The Jazz Guitar Chord Dictionary
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  1. #1

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    Most Classical Guitarists of my generation were introduced to the CG by maestro Segovia but as a young saxophonist ,who doubled on guitar/flute, my introduction was by Narciso Yepes. I remember picking up one of his albums in the Jazz Record Mart on Lincoln Avenue in Chicago in the early 70's and was intrigued by the unlimited possibilities of the Classical Guitar and its intensely lyrical nature. Yepes was a true artist and danced to his own drum giving him the reputation as a rebel. But, for me, he was a unique original and a master of nuance. Here's Yepes playing one of my favorite Villa Lobos Preludes-- No. 2 in E major. I hope you enjoy.
    Play live . . . Marinero



    Here's an interesting tidbit concerning Yepes' as a musician:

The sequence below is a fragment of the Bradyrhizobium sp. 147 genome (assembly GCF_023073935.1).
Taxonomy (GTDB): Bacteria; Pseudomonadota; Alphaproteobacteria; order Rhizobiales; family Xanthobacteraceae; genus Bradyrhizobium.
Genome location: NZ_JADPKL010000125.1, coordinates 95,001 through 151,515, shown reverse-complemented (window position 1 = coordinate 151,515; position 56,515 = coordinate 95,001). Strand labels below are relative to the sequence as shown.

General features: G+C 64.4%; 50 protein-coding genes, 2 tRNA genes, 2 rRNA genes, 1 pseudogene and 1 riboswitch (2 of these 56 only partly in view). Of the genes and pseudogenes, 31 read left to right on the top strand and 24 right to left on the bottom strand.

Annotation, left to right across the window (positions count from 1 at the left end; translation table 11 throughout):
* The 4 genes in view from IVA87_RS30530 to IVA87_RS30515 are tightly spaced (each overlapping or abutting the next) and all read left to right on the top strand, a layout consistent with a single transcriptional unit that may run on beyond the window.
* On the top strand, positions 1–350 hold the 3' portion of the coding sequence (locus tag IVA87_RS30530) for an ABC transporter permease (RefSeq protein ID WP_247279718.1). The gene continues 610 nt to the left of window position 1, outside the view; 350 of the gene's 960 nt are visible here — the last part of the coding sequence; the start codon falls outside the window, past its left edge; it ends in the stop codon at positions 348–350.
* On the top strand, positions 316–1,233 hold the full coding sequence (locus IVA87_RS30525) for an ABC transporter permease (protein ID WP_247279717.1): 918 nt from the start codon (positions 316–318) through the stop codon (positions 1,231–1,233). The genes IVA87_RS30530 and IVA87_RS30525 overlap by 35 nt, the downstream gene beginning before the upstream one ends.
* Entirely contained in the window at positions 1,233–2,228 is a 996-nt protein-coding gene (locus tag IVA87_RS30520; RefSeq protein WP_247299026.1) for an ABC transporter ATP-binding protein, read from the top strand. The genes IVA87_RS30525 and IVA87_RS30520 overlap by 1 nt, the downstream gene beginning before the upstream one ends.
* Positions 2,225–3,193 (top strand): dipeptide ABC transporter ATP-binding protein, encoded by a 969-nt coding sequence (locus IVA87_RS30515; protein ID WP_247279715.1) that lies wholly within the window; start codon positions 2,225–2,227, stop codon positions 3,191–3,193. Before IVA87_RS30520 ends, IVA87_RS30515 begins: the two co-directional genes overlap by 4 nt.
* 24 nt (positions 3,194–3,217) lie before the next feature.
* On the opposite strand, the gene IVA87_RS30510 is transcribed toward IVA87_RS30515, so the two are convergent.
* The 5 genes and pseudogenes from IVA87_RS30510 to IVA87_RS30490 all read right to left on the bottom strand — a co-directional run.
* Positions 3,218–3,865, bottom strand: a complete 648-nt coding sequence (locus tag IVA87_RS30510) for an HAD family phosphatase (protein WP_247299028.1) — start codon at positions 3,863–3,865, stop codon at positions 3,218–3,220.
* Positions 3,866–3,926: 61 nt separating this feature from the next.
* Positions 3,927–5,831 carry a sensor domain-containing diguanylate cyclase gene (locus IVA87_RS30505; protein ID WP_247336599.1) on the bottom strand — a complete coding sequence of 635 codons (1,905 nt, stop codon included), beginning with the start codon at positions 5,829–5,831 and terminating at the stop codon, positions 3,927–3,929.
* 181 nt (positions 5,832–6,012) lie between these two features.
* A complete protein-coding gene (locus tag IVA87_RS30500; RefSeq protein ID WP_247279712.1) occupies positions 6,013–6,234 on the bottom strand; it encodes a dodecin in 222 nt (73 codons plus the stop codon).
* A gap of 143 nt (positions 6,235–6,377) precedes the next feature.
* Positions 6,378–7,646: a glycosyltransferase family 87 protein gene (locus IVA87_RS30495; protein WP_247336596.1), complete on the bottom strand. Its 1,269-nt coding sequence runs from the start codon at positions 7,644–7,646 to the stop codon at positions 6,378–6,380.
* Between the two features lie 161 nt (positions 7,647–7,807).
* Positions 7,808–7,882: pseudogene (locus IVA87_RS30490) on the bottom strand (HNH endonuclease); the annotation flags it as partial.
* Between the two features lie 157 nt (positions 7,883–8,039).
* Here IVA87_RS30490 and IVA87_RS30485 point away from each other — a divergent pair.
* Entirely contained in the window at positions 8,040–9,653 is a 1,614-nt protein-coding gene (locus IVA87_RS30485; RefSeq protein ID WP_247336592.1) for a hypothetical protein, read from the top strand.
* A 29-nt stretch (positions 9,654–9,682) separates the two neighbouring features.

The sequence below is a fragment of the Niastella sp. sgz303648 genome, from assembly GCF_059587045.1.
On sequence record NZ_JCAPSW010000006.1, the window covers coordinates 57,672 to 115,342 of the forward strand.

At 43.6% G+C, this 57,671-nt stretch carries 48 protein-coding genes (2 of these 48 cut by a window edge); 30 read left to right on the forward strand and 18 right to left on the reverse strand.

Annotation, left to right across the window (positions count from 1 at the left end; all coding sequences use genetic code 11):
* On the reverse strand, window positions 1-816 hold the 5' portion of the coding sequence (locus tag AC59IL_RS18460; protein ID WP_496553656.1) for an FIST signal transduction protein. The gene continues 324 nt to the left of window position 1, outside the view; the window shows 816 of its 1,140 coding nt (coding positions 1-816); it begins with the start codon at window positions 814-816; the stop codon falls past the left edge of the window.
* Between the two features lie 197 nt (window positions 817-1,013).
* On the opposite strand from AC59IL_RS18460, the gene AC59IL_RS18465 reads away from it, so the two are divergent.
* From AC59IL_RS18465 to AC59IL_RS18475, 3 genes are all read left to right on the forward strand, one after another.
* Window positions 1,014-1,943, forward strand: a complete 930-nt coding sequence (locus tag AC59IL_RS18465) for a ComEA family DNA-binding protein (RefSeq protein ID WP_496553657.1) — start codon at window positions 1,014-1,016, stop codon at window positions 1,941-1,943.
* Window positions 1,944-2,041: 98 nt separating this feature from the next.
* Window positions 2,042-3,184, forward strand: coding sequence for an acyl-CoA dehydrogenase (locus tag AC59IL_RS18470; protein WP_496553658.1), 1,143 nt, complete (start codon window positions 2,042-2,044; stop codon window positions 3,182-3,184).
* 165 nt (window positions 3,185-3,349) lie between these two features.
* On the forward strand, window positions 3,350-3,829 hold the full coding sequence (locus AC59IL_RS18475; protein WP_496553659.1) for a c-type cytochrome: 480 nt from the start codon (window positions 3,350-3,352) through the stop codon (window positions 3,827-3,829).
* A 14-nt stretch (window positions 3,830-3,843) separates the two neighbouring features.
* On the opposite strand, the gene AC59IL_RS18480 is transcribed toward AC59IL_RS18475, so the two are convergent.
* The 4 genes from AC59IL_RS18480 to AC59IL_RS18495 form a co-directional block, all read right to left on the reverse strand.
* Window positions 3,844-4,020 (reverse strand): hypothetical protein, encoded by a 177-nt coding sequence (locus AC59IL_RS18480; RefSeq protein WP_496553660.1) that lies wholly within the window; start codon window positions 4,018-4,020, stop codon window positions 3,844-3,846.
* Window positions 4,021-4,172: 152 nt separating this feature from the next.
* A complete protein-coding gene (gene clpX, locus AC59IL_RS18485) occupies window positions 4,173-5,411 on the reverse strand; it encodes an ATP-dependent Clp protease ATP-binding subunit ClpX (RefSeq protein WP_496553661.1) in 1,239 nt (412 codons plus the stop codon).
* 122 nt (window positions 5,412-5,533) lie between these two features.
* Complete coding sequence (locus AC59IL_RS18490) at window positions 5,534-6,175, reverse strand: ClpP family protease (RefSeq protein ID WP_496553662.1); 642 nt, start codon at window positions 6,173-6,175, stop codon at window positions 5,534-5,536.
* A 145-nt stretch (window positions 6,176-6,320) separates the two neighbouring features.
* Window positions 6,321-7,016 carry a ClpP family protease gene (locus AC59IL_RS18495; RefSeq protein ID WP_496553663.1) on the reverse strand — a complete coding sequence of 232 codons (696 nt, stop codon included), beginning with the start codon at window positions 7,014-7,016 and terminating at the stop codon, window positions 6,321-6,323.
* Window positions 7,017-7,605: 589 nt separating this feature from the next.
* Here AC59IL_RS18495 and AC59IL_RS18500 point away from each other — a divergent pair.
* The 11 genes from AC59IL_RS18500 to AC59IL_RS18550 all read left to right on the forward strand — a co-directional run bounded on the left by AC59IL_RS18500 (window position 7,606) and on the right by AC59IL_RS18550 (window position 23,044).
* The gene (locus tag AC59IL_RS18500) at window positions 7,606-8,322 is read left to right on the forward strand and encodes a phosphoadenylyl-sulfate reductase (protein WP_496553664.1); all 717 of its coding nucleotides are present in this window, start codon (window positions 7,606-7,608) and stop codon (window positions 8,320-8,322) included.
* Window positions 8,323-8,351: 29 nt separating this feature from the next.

Guitarist and teacher Ivor Mairants noted that after a Yepes concert at Wigmore Hall in 1961, some in the audience were split about Yepes' phrasing. Mairants, who had started as a jazz guitarist but took up the classical guitar and had two lessons with Segovia, met with Yepes afterwards and questioned him about his phrasing, which was very different from Segovia's. In his memoir, Mairants wrote, "I exclaimed 'Do you think it necessary to play that section (of Villa Lobos' Prelude No. 1) as slowly as you do?' 'Why, yes' he (Yepes) said, 'Look at the paper (music) and you will see it written that way'. When I again mentioned that Segovia did not play it that way, he had no doubt had enough of my comparisons and answered, somewhat heatedly 'I have a great admiration for Segovia and everything he has done for the guitar and its history, but I do not have to put on a record of Segovia and play the music exactly as he does. No, I don't think so!'"[17] Elsewhere, Yepes was quoted as saying, "Segovia is a very beautiful player, but it is not necessary to imitate him. Why should Rostropovich imitate Casals?"[4]